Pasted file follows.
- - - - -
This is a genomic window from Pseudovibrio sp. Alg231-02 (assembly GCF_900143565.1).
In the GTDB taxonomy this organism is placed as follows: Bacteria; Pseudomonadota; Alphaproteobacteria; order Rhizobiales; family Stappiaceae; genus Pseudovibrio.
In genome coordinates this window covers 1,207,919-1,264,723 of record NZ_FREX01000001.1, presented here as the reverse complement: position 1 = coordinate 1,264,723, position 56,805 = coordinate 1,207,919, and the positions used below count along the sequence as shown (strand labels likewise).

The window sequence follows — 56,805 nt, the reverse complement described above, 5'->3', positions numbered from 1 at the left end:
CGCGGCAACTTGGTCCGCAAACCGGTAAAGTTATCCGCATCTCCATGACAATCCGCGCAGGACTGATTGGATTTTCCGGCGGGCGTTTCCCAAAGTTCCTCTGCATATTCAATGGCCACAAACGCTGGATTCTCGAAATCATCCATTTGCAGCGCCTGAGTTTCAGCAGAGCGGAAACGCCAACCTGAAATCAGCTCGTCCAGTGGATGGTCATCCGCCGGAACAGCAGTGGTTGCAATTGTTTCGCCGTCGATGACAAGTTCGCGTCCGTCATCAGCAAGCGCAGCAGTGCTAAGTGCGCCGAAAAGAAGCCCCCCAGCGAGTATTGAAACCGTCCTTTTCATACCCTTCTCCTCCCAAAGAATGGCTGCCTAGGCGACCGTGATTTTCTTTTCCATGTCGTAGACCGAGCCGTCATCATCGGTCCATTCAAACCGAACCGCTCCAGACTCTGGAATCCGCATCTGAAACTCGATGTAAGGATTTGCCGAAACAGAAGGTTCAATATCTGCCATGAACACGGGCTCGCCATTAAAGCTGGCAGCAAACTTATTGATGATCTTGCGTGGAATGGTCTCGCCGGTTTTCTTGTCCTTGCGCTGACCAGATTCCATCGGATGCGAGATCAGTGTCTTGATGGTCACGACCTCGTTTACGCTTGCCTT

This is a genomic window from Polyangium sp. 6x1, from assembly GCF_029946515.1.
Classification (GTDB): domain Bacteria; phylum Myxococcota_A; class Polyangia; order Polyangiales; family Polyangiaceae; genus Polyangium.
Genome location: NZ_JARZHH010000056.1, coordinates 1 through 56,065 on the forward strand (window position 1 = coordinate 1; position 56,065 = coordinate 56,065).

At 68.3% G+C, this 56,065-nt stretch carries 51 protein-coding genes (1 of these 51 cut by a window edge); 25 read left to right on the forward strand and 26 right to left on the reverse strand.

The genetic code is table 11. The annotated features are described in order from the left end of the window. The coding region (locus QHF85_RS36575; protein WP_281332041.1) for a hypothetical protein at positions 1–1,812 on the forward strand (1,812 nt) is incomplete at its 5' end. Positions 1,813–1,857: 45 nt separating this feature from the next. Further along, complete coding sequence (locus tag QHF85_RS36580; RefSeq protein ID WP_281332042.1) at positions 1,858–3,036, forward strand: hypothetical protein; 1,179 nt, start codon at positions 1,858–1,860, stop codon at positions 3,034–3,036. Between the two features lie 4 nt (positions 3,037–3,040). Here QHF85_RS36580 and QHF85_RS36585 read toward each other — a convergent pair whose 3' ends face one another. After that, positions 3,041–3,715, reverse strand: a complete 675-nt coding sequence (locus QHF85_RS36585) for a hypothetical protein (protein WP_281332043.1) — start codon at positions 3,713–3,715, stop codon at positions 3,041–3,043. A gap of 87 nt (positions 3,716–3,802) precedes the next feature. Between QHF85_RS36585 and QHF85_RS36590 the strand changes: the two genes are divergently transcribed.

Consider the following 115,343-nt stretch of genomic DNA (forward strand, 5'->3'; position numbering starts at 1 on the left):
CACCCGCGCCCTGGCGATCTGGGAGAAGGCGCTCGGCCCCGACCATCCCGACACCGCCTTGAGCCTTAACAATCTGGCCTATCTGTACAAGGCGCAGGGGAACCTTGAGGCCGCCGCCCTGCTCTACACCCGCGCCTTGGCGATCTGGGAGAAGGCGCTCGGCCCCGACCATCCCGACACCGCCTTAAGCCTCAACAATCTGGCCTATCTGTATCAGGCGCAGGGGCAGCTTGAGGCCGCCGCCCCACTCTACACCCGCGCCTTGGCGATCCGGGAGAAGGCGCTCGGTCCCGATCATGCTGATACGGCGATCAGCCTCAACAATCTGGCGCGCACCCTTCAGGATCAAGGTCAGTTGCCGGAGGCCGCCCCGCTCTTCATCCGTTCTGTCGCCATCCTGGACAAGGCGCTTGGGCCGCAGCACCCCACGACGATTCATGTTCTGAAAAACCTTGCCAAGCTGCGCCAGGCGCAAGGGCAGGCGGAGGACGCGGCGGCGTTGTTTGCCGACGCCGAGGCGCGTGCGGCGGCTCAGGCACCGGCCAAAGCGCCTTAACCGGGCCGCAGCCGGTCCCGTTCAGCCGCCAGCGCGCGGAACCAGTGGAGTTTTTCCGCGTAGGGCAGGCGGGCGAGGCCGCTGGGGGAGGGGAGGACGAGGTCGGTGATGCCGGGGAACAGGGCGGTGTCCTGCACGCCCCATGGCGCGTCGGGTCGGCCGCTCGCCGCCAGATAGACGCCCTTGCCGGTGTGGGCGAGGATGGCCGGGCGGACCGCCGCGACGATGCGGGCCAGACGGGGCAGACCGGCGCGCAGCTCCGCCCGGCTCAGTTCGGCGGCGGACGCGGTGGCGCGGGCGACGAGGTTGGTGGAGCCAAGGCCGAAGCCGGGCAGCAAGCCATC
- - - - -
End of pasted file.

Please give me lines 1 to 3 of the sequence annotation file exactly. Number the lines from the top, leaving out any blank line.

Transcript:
This is a genomic window from Pseudovibrio sp. Alg231-02 (assembly GCF_900143565.1).
In the GTDB taxonomy this organism is placed as follows: Bacteria; Pseudomonadota; Alphaproteobacteria; order Rhizobiales; family Stappiaceae; genus Pseudovibrio.
In genome coordinates this window covers 1,207,919-1,264,723 of record NZ_FREX01000001.1, presented here as the reverse complement: position 1 = coordinate 1,264,723, position 56,805 = coordinate 1,207,919, and the positions used below count along the sequence as shown (strand labels likewise).